And then Diebold's political partisanship came into question. While the company worked on upgrades and redesigns, Diebold's CEO Walden O'Dell was sending out fundraising letters in 2003 telling Ohio voters that he was going to "help Ohio deliver its electoral votes to the President."
Democrats quickly seized on the letter as proof that Diebold's opaque, touch-screen systems were somehow rigged to favor Republican candidates.
The political complaints didn't affect the widespread use of AccuVote in the 2004 election, but the letters may have cost O'Dell his job. Two years later the Diebold board of directors forced O'Dell out, replacing him after the election unit started turning a profit.
And the politic attacks may have taken a toll that's hard to measure in dollars -- the company's once sterling reputation has been damaged by controversy.
"If this leadership in the company had a choice they would not have gotten into the business in the first place, for sure," said Gil Luria, research analyst, for Wedbush Morgan Securities. "Diebold has worked 150 years to build a great brand for physical security, and over the last two years it's seen that brand erode substantially because of this business."
But the damaged reputation hasn't hurt revenues. Even with the controversy, the company's election division is profitable, contributing about $180 million in sales to its most recent quarterly results. Sales of AccuVote account for only 8 percent of the company's overall sales, with ATMs and security systems making up the vast majority of revenues.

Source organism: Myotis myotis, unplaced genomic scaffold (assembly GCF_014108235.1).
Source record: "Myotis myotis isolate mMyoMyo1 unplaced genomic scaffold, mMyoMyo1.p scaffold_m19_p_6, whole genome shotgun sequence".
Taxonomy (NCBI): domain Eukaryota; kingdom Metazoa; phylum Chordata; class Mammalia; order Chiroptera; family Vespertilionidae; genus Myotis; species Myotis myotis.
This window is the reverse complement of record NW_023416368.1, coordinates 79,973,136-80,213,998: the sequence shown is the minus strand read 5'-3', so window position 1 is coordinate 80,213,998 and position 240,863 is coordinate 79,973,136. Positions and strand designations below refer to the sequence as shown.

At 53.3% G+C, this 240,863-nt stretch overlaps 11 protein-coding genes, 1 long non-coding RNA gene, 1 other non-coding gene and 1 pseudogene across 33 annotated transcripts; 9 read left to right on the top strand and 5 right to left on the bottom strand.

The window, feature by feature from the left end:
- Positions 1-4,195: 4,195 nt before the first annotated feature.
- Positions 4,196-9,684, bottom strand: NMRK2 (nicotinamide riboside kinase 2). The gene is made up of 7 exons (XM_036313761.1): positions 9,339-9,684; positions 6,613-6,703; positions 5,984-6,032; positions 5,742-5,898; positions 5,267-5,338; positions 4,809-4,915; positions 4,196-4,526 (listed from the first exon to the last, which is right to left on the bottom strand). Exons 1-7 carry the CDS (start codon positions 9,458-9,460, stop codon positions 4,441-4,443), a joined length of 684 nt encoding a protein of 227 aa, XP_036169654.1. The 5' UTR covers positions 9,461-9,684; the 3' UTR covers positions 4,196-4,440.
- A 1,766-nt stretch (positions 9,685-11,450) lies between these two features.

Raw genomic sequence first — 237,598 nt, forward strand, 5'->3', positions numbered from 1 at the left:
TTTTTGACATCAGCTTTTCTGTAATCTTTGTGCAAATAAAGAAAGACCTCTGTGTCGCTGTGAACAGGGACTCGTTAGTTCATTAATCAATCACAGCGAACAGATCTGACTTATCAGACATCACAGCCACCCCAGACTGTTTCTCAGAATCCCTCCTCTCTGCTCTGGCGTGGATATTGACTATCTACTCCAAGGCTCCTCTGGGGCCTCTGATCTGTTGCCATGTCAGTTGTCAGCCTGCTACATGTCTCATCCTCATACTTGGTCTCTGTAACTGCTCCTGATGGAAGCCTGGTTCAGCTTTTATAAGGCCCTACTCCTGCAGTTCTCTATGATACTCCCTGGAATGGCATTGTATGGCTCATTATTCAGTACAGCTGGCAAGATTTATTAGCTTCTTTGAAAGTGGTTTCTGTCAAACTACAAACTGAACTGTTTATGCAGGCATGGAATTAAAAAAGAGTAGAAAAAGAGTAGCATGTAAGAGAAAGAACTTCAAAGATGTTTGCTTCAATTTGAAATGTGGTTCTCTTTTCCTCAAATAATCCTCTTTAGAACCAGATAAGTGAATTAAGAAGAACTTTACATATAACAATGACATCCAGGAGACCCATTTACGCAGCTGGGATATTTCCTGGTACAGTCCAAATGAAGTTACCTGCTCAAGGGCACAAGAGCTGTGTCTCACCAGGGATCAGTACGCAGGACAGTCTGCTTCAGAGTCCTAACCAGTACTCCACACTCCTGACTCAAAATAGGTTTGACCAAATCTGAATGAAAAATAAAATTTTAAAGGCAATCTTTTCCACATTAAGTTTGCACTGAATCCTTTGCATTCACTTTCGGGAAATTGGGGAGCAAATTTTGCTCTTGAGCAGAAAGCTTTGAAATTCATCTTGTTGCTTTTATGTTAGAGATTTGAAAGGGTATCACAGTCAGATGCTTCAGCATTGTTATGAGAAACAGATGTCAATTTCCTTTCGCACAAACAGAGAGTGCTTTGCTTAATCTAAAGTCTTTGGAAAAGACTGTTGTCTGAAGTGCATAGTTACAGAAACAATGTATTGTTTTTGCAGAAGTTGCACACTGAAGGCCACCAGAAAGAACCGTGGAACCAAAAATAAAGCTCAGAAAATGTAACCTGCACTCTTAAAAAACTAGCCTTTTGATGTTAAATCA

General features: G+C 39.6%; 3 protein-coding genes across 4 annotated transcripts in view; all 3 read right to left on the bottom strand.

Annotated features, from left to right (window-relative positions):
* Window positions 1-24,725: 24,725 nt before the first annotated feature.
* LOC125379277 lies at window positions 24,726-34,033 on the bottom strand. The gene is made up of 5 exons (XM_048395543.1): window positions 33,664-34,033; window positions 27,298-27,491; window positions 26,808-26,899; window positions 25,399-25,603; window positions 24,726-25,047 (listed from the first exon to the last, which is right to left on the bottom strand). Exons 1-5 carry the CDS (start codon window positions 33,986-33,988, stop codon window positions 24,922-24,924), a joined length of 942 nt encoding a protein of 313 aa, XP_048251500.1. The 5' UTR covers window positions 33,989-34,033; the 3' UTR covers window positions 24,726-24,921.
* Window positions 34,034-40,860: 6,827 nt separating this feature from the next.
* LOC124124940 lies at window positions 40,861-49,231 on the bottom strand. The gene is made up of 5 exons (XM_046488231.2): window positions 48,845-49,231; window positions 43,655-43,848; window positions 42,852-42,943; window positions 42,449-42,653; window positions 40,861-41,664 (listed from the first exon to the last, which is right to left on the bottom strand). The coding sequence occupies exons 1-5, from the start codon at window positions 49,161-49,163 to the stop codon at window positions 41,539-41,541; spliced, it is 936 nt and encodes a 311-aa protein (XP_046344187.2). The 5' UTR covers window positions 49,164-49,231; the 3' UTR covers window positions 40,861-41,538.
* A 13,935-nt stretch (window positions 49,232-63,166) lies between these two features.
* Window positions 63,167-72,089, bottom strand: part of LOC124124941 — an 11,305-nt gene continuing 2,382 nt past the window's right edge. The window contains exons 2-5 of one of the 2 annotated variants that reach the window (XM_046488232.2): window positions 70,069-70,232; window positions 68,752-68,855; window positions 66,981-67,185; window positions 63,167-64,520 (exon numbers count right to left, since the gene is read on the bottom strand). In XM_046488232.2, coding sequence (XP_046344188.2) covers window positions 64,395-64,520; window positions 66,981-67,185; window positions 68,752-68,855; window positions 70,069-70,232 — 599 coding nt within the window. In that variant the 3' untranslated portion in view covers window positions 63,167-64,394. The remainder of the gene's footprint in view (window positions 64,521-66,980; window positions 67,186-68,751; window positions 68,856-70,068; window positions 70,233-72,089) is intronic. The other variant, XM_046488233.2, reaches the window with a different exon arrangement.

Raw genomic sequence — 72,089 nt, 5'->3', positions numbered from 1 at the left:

The money is likely to continue rolling in during the coming years because only a third of the nation's voters will use electronic voting systems for this year's election. Experts say governments around the country will likely invest another $3 billion on electronic voting systems in the coming years.
But Diebold's No. 1 spot in the market and profitability probably will not be enough to keep the company in the elections systems business. Analysts say it would not be surprising to see a spin-off in the months after this midterm election.
"It's a profitable business, and any profitable business somebody is gonna want to own," said Luria. "And in this case it's much better off in private hands -- maybe a private equity firm -- managing it for cash flow, because there's still cash to be made in this business over the next few years."
Analysts say that even if Diebold succeeds in selling its election unit for $100 million, it will be considered a costly diversion from the core business that made company the bulk of its money, not to mention its reputation for security.